Science Gives That Natural Hair Look

In the newest installment of "As Seen On TV," we look at modern medicine's greatest achievement. No, not the cure for smallpox, the cure for baldness

Bosley Hair Restoration

courtesy Bosley

A scourge has afflicted mankind for eons. It is a harsh genetic disease, mercilessly attacking generation after generation. It is baldness. There was a time when the only cure for this affliction hawked on late night TV was Ron Popeil's Hair In a Can. Look how far we've come. Nowadays, the undisputed heavyweight champion of baldness cure commercials is Bosley's hair "restoration" (read: transplantation) surgery system. Sure, Bosley has celebrity endorsements from megawatt superstars like American Idol reject Matt Rogers, but does it really work? And if so, how?

The Bosley system for hair replacement is a common surgical procedure known as Follicular Unit Transplantation (FUT). FUT usually costs between $10,000 and $15,000 and involves five steps. First, the doctor plans out the new hairline. Then the doctor surgically removes a strip of scalp from the back of the head. Using a microscope, technicians then remove the individual hair follicles from the strip. Finally, the team pokes holes in the bald scalp and inserts the hair follicles into the holes. The common side effects are itching and inflammation in the scalp, as well as possible pain and infection associated with all surgery.

"You're not getting new hair, you're just moving hair around," said David Alpeter, a doctor at the New York Bosley clinic. "The key to this is that the density of hair is so great that you can take from the back of the head without any evidence of loss there whatsoever."

Dermatologist developed FUT to overcome the problems associated with older forms of hair transplantation. Those older methods involved either implanting single hairs in uniform rows or grafting small chunks of scalp from the back of the head to the top. These procedures could not transplant large quantities of hair per session and left the patient with thin, uniformly distributed hairs. Obviously, few patients found hair transplants worth the money for the procedure (although the Vice-President-elect was an early adopter of the technology).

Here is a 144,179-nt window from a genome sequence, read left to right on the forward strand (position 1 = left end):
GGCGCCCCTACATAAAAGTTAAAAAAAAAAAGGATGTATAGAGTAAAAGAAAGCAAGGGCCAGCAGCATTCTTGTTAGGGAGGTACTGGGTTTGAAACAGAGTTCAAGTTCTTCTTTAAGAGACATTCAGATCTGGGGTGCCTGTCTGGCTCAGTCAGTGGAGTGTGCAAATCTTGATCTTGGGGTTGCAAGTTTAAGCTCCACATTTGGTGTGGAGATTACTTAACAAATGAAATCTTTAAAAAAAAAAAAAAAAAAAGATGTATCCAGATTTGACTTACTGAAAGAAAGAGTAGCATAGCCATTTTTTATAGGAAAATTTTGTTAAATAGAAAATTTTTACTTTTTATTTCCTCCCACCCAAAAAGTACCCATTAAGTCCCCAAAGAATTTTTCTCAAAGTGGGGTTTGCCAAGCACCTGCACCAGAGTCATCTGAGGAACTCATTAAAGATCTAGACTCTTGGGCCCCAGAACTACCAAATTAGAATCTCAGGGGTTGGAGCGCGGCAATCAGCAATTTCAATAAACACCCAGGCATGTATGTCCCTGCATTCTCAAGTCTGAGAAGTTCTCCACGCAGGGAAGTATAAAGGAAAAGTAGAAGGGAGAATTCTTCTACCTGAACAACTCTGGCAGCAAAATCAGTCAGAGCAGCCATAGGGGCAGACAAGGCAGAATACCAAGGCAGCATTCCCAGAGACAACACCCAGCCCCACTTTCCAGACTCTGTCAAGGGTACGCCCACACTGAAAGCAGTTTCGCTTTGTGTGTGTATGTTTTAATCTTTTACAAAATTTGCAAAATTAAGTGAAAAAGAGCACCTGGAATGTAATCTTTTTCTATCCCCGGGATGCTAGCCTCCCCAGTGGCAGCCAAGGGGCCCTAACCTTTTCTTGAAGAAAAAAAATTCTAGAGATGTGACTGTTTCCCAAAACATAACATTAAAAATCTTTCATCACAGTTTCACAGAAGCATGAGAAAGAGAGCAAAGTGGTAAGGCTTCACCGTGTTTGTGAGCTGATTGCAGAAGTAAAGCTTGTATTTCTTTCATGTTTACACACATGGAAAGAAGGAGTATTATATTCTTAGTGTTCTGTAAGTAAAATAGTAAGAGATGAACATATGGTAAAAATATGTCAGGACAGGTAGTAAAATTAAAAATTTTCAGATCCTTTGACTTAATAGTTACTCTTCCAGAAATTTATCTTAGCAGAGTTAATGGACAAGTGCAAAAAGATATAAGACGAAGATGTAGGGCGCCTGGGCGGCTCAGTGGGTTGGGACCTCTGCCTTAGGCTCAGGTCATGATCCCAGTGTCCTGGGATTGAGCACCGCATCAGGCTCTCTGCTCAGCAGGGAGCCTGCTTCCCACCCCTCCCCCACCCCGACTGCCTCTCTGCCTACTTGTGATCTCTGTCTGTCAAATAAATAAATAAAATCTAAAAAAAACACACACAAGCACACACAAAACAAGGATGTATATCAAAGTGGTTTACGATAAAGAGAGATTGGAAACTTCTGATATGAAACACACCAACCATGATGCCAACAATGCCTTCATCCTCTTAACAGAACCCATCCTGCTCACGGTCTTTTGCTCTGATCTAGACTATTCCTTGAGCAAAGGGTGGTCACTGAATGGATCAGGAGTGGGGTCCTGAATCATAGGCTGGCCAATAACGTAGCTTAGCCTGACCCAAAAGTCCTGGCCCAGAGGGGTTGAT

"People used to be afraid of getting the procedure because they would end up with what looked like doll hair," said Amy McMichael, associate professor of dermatology at the Wake Forrest University School of Medicine in Winston-Salem, North Carolina,

Then, in 1994, B.L. Limmer, a dermatologist from San Antonio, Texas, published the seminal paper in the field. His paper illustrated how hair grew in little patches, with a couple of hairs rooted to the same follicle. Limmer demonstrated how that those single follicles could be dissected out of a strip of scalp by using a microscope. Soon Robert Bernstein, a clinical professor of dermatology at Columbia University, took the next step and actually implanted those separated follicles back into the top of the scalp, essentially reseeding the head with hair. Thus FUT was born.

"FUT allowed us to transplant thousands [of hairs] in a single session. And by using the body's natural unit of hair, it looks more natural. It was a seismic change," said Bernstein.

The doctors at Bosley use the FUT techniques pioneered by Limmer and Bernstein in the mid-1990s, and, according to Alpeter, are the world's largest hair transplant group, with about 22 surgeons in the U.S. However, while the technique works, Bernstein worries that the advertising sends the wrong message.

"Not everyone is a good candidate for the surgery, and you have to be careful about people who advertise a lot overprescribing the procedure," said Bernstein.

Funny, no one ever complained about overprescription of Hair In A Can, and they advertised that all the time.